A group of parents and current and former students is taking the first steps to curb future tuition increases at state universities.
A measure being crafted would preclude the Arizona Board of Regents from annual increases that exceed inflation. Plans are to have some language ready this fall to put the question to voters on the 2016 ballot.
But Andy Barr, a political consultant helping to coordinate the campaign, acknowledged that a tuition cap, by itself, would be counterproductive if the universities could not make up for the kinds of cuts lawmakers have imposed.
So the initiative would include some sort of funding mechanism, perhaps a sales tax, that would kick in – but only if lawmakers shorted the schools. And in that way, Barr said, residents would know exactly who to blame.
Mark Killian, chairman of the Board of Regents, said that, given the history of funding cuts, a ballot measure may be appropriate.
But Killian said he was not familiar with this proposal or even this group. And he said what ultimately emerges should be coordinated with the board.
Jay Heiler, who takes over in July from Killian, had a separate concern. He said any measure allowing tuition to go up with the consumer price index might actually result in some years in larger increases than the regents themselves might otherwise approve.
The proposal comes on the heels of proposals by the presidents of the three universities to hike tuition and fees – and, in one case, impose a temporary surcharge – on the heels of a $99 million cut in state aid to universities approved by the Legislature and signed by Gov. Doug Ducey. That cut state aid to about $650 million, compared with nearly $1.1 billion eight years earlier.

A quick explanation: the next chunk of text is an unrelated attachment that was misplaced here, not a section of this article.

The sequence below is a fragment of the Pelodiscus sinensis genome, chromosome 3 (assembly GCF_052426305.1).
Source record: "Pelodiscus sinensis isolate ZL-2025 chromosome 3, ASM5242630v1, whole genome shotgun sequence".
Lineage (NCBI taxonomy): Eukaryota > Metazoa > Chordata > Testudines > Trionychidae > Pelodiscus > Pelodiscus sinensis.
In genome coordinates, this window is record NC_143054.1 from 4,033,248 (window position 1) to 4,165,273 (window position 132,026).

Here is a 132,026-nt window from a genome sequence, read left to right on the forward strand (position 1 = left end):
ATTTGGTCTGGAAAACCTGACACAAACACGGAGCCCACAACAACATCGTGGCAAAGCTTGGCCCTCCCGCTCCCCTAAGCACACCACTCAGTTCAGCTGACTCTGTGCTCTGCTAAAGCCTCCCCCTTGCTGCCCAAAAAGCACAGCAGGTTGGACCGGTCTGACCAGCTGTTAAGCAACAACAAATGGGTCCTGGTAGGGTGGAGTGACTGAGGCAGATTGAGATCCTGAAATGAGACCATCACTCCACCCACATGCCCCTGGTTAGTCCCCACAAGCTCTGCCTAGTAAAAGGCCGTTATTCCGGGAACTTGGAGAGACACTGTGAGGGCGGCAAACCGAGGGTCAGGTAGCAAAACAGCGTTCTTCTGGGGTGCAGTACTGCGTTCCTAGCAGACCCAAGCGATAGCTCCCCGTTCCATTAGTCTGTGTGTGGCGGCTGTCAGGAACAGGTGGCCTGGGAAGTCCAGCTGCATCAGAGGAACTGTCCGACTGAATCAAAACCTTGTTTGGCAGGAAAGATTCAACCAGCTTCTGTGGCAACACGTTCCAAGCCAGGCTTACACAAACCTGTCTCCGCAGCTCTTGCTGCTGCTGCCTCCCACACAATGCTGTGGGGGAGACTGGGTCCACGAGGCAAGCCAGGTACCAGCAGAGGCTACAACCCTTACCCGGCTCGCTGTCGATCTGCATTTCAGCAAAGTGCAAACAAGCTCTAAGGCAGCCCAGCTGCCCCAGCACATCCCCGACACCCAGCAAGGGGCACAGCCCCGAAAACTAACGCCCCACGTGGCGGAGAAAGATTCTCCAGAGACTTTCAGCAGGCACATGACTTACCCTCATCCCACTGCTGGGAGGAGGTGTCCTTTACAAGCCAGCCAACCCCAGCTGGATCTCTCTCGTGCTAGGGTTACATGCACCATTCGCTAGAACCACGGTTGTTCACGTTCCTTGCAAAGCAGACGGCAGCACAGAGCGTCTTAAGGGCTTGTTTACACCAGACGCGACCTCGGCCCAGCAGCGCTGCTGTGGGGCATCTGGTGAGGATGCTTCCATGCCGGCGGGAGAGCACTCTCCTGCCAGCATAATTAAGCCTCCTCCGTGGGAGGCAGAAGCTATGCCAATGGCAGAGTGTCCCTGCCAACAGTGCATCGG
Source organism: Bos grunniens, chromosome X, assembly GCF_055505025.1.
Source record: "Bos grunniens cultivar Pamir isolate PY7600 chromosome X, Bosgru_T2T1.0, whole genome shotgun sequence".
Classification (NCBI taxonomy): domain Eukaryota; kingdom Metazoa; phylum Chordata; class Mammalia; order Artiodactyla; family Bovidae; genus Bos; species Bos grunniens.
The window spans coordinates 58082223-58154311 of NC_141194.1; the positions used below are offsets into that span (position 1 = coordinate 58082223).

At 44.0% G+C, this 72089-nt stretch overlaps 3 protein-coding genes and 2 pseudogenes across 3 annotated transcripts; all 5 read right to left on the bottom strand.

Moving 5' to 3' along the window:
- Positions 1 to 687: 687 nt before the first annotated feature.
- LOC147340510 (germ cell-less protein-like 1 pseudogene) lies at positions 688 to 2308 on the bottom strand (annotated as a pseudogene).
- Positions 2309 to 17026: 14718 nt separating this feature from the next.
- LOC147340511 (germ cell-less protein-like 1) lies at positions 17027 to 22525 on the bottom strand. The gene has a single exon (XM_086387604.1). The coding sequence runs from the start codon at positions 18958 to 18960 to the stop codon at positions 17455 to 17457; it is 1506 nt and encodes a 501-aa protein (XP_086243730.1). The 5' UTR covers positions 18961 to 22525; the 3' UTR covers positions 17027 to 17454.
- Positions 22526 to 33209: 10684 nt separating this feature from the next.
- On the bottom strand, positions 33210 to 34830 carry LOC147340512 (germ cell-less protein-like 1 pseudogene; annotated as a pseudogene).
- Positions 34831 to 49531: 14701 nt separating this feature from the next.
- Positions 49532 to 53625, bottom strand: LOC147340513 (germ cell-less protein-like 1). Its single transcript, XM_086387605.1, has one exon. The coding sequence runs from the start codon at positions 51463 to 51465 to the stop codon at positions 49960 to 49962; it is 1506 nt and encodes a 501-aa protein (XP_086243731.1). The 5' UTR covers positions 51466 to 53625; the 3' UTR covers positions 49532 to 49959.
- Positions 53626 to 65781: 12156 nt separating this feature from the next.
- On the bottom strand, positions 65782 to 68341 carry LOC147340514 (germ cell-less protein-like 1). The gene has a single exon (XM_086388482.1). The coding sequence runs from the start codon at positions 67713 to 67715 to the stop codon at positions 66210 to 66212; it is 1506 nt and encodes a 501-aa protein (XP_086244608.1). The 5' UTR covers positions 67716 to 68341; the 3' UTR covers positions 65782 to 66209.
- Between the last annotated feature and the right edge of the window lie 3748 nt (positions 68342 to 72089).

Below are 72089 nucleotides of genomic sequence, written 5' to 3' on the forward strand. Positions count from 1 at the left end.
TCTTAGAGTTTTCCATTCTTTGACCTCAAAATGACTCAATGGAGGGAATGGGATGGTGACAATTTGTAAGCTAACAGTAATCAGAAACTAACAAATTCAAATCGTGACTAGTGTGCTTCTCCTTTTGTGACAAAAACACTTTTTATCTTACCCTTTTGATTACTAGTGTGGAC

“Since 2009, tuition’s gone up 80 percent,” Barr said. “Every time the Legislature cuts the universities, they have to raise tuition.”
At the same time, lawmakers have approved some major tax cuts for business, including a 30 percent reduction in corporate income tax rates.
“So we’re trying to create a mechanism so when the Legislature wants to find another way to finance one of their tax cuts, or whatever, it’s not students who end up picking up the bill,” Barr said.
Getting voters to approve a cap on tuition increases might be the easy part. Barr said internal polling puts support for that in the 70 percent range.
More complex is finding a way to make up the difference.
Barr said the details are still being worked out. But he said that, at this point, there are no plans to actually prohibit lawmakers from cutting funds or requiring annual increases in state aid.
What’s more likely, he said, is some “revenue stream” that automatically kicks in if there are major cuts in university funding. That, however, means convincing voters to hike their own taxes – even on a conditional basis.
The last tax increase approved by voters on a statewide basis was in 2010 when Jan Brewer, then governor, pushed through a temporary one-cent surcharge on the state’s 5.6 percent sales tax to help balance the budget. A 2012 initiative to make that levy permanent, however, came up short, even with most of the funding earmarked for K-12 and universities.
Barr, however, said he’s convinced the outcome for this would be different.